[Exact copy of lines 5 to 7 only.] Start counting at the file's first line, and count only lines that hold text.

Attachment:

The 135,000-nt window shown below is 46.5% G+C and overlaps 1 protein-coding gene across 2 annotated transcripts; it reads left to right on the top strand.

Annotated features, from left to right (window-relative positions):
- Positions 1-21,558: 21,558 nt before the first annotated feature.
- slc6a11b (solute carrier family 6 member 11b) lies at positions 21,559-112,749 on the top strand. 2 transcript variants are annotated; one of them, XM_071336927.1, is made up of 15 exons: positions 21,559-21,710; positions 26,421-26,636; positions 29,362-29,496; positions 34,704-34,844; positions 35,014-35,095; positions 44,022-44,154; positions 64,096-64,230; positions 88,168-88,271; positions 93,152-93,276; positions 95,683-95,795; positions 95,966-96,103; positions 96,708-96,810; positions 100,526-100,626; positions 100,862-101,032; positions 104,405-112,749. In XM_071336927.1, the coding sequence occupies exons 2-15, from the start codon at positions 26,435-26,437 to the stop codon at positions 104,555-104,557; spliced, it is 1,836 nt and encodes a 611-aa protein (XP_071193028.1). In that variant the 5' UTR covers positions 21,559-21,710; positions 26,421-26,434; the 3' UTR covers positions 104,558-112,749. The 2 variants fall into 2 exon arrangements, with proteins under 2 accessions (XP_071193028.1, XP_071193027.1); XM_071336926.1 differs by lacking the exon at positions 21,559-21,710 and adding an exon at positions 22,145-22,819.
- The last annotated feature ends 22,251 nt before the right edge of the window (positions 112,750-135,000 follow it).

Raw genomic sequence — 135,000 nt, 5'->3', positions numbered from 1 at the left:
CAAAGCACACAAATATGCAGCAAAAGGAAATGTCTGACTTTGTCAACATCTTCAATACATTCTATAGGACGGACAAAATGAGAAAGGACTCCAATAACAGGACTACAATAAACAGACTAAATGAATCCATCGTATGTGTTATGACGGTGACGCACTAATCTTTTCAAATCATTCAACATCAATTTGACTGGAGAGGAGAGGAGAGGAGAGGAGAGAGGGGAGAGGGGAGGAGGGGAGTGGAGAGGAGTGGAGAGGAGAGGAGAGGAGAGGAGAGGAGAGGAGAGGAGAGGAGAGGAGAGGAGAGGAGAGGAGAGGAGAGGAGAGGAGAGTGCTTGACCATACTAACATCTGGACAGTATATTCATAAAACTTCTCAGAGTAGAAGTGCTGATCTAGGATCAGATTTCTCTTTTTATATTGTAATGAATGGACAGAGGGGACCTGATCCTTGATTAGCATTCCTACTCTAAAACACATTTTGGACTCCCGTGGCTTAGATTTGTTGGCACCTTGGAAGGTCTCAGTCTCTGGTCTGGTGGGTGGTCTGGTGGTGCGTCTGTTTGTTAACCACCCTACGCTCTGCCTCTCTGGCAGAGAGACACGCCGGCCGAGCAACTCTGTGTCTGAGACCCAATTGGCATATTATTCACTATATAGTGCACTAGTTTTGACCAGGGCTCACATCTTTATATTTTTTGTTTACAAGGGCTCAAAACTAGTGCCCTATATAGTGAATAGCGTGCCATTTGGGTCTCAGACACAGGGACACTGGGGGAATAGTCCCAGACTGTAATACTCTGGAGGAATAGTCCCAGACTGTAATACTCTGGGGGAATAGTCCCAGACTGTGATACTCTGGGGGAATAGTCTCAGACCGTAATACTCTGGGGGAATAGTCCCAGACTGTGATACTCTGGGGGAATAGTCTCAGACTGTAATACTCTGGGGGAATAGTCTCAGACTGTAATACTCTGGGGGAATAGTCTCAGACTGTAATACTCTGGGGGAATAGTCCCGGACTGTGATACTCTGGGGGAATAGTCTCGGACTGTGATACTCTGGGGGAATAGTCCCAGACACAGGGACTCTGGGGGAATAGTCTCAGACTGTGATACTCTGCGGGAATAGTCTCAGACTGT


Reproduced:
- The last annotated feature ends 22,251 nt before the right edge of the window (positions 112,750-135,000 follow it).

Raw genomic sequence — 135,000 nt, 5'->3', positions numbered from 1 at the left:
CAAAGCACACAAATATGCAGCAAAAGGAAATGTCTGACTTTGTCAACATCTTCAATACATTCTATAGGACGGACAAAATGAGAAAGGACTCCAATAACAGGACTACAATAAACAGACTAAATGAATCCATCGTATGTGTTATGACGGTGACGCACTAATCTTTTCAAATCATTCAACATCAATTTGACTGGAGAGGAGAGGAGAGGAGAGGAGAGAGGGGAGAGGGGAGGAGGGGAGTGGAGAGGAGTGGAGAGGAGAGGAGAGGAGAGGAGAGGAGAGGAGAGGAGAGGAGAGGAGAGGAGAGGAGAGGAGAGGAGAGGAGAGGAGAGTGCTTGACCATACTAACATCTGGACAGTATATTCATAAAACTTCTCAGAGTAGAAGTGCTGATCTAGGATCAGATTTCTCTTTTTATATTGTAATGAATGGACAGAGGGGACCTGATCCTTGATTAGCATTCCTACTCTAAAACACATTTTGGACTCCCGTGGCTTAGATTTGTTGGCACCTTGGAAGGTCTCAGTCTCTGGTCTGGTGGGTGGTCTGGTGGTGCGTCTGTTTGTTAACCACCCTACGCTCTGCCTCTCTGGCAGAGAGACACGCCGGCCGAGCAACTCTGTGTCTGAGACCCAATTGGCATATTATTCACTATATAGTGCACTAGTTTTGACCAGGGCTCACATCTTTATATTTTTTGTTTACAAGGGCTCAAAACTAGTGCCCTATATAGTGAATAGCGTGCCATTTGGGTCTCAGACACAGGGACACTGGGGGAATAGTCCCAGACTGTAATACTCTGGAGGAATAGTCCCAGACTGTAATACTCTGGGGGAATAGTCCCAGACTGTGATACTCTGGGGGAATAGTCTCAGACCGTAATACTCTGGGGGAATAGTCCCAGACTGTGATACTCTGGGGGAATAGTCTCAGACTGTAATACTCTGGGGGAATAGTCTCAGACTGTAATACTCTGGGGGAATAGTCTCAGACTGTAATACTCTGGGGGAATAGTCCCGGACTGTGATACTCTGGGGGAATAGTCTCGGACTGTGATACTCTGGGGGAATAGTCCCAGACACAGGGACTCTGGGGGAATAGTCTCAGACTGTGATACTCTGCGGGAATAGTCTCAGACTGT